College expenses and life insurance


#1

If those issues are in your signed separation agreement, then they are binding. You can file a breech of contract if he refuses, and you’ll have to go to court.

I think what you are thinking is if you did NOT have a signed agreement (lots of folks don’t) and you had to go to court to have these things ironed out in an order, the judge probably would NOT make the opposing party pay things like college, life insurance and so forth. They consider those items ‘non-necessary’ to the support of the child. College is a privilage…not a right…as is life insurance. Plus by that time, the child is usually over 18 and thus an ‘adult’.

It’s good that you DO have that. I didn’t not have that in my agreement, and while I HOPE that my ex will help pay for our children’s college, there is not way to make him. I plan on footing that bill myself.


#2

Yes is it pointless to ask. You will end up spending more in court just to force the other parent to pay. Besides they are no longer children at 18, they are adults.
I guess there are some states that do order it. I don’t agree. Why should a parent be forced to pay college expenses for an adult? My parents did not pay my way and neither did my ex’s parents. We WORKED and took out loans for the rest. If a parent wants to help pay for the kids education, that should be their decision. No court should be able to force a parent to pay. The kids have to grow up sometime!


#3

A.) College is a privilege, not a necessity. Most support deals with basic necessities to maintain current standard of living.

B.) How is “college” defined in the agreement? Are we talking Community College, State University, Harvard??..Cambridge or the Sorbonne???

C.) What do we mean by “expenses”? Tuition, tuition & books, or tuition, books, board, pocket money, etc.

“College expenses” is a very vague term and has different connotations to just about everyone. “College expenses” can run anywhere from under $1000 per semester to over $85k per year.

My understanding is that there are all sorts of variables and liabilities to writing this into an agreement. The least of which is that the children, in effect become 3rd party members to a settlement contract, which means each of them may sue and you may sue if you “feel” that it has been breached, opening up the payor to double (or more?) liability.


#4

I’m a negotatior so I have no issue taking things out of the agreement. College is actually a small amount a month, basically the support he was giving to me, would go to the child to supplement their expenses. So when the age out, and support is adjusted down, his support would stay the same essentially, just be re-directed for school. We did our agreement mutually, no one twisted his arm to get it in there, he just did. We moved from up North where it is commonplace to have it in an agreement. In his talking to his friends, he realizes now that the state couldn’t mandate any of it. If he can get out of paying for something, he will. He’s counting down the days til the oldest turns 18 (I know this, he has made mention of it several times). When our middle child was having issues with her school work and in danger of failing, his answer to my request for help on that matter was, “your problem!” You know how I got him to help me make sure homework was done and complete on his days??? Reminded him that if she were to fail, she wouldn’t graduate high school until 19. Giving him one extra year of child support. Then and only then, did it become a priority for him.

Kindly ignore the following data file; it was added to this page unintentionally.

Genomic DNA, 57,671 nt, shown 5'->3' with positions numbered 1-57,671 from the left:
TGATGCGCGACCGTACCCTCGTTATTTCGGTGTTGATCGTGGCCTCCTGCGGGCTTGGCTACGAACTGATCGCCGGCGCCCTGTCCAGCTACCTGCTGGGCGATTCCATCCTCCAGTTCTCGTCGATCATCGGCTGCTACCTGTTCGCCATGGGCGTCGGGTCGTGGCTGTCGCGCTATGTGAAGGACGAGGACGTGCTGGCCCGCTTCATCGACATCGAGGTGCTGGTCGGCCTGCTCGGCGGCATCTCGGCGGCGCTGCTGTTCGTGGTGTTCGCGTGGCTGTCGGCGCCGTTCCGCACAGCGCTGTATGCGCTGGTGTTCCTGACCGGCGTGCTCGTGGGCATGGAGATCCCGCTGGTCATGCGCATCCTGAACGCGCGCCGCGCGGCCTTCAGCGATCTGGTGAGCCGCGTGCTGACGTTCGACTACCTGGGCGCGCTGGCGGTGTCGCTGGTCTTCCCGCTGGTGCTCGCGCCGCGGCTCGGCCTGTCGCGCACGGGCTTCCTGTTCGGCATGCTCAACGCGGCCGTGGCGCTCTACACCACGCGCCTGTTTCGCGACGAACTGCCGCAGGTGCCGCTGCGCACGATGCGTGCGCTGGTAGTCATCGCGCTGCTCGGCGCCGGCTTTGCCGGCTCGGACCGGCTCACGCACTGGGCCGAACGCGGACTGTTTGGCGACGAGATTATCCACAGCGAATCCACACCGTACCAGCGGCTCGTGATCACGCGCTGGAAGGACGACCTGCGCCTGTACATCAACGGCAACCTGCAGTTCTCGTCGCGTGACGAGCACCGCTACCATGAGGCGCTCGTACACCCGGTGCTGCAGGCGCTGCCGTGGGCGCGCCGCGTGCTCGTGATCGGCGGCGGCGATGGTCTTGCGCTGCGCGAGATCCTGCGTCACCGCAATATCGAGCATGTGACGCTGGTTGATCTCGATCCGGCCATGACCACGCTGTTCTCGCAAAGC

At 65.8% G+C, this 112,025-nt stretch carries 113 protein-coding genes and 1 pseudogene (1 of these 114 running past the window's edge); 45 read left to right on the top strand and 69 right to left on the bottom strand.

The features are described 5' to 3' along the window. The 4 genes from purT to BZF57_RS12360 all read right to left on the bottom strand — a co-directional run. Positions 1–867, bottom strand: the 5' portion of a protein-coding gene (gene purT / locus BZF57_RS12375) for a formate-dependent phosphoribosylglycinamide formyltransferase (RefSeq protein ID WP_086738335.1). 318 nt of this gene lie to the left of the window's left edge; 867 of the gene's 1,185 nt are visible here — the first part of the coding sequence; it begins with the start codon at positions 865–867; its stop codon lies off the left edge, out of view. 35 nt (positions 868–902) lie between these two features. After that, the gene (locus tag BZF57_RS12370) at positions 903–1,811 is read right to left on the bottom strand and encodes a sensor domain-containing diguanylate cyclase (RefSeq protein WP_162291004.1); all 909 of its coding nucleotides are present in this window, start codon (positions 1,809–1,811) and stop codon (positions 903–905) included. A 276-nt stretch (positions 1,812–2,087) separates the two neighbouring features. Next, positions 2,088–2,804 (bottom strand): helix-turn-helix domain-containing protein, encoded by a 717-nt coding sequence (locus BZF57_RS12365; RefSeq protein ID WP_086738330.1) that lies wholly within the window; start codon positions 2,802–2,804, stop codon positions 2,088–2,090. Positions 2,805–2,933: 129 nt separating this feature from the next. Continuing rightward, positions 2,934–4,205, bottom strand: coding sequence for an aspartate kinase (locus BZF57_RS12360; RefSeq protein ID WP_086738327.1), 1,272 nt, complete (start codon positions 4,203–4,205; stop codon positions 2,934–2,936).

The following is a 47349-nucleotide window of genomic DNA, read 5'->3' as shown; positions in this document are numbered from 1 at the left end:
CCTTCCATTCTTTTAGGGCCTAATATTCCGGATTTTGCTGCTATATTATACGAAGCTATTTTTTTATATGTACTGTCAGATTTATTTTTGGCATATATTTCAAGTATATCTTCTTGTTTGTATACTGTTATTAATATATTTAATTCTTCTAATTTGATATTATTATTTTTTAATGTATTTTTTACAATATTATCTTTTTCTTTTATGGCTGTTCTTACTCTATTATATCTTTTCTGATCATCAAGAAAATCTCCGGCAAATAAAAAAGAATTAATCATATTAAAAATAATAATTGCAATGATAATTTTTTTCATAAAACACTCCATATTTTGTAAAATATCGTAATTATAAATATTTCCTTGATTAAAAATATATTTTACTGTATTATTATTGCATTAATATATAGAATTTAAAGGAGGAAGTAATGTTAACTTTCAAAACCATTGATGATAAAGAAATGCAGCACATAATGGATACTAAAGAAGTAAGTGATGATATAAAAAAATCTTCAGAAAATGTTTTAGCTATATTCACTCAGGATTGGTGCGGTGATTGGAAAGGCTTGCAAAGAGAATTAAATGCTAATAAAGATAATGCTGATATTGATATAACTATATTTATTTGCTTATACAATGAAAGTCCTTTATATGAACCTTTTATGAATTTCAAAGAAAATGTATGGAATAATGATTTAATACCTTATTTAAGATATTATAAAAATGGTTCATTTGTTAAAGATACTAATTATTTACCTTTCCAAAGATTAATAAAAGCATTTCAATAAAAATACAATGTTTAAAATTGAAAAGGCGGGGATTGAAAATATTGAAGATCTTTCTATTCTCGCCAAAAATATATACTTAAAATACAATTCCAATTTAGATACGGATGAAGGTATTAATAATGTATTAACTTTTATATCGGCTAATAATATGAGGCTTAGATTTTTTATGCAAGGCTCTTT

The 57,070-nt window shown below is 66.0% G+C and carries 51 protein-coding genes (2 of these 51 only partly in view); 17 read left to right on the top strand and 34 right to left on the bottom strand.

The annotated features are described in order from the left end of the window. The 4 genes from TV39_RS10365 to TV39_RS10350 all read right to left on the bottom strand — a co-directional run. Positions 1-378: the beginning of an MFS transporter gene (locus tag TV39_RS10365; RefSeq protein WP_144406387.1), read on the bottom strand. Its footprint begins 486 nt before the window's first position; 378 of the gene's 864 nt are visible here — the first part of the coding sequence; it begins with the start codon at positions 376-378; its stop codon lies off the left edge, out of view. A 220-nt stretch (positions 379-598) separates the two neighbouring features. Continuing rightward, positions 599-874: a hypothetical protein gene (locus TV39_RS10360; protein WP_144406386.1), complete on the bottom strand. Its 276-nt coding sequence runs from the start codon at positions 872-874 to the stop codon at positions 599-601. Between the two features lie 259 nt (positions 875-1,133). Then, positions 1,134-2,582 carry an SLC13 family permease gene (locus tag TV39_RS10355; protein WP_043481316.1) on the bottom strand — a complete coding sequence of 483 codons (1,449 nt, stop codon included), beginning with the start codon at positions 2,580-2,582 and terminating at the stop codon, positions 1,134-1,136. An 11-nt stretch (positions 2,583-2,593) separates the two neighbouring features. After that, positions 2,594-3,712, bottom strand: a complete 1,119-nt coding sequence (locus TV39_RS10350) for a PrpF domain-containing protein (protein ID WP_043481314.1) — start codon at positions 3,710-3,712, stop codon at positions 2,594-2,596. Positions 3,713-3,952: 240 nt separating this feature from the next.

I think college IS a necessity. He thinks it is as well as long as he doesn’t have to spend a dime on it. Yes kids should have to work for it. I have never not made my children work for something. I do think that you should help them out though if you are capable.

As for the life insurance, I am more than willing to take over the payment of that insurance policy until my youngest child reaches 18 but since he thinks he can have it taken out of the agreement now, he just wants it gone. “you’ll never see a dime of that money!” It’s not for me, it’s for the children and is enough to send all of them to college.

I’m not greedy. I’ve picked up his slack for years. Every six months his manic mind wants changes to our agreement. Every six months I give him pretty much whatever he wants because I refuse to fight with him, however I won’t be walked over either.


#5

As long as the provision regarding college is specific enough to allow the court to interpret and enforce it then your ex will be forced to abide by the agreement.

P.S. Please feel free to bring up this or any other topic on our live call-in show every Wednesday at 11:00 a.m. EST. Visit radio.rosen.com for details

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Attorney with Rosen Law Firm

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#6

It is my understanding that it’s pointless to ask for college expenses and for the parent paying child support to have to maintain a life insurance policy in case of death in this state. I was told because it cannot be ordered by a judge.

If you have a separation agreement already in place and these things are in there. Such as an agreement to pay college expenses and an agreement to maintain insurance, how enforceable are these clauses really?

If I were to file a breach of contract on my ex, would he be liable for these expenses if they were in our agreement? He wants them removed in our latest rounds of negotiations. If they can’t be enforced, I won’t keep them but if they can, I would like to have negotiating power.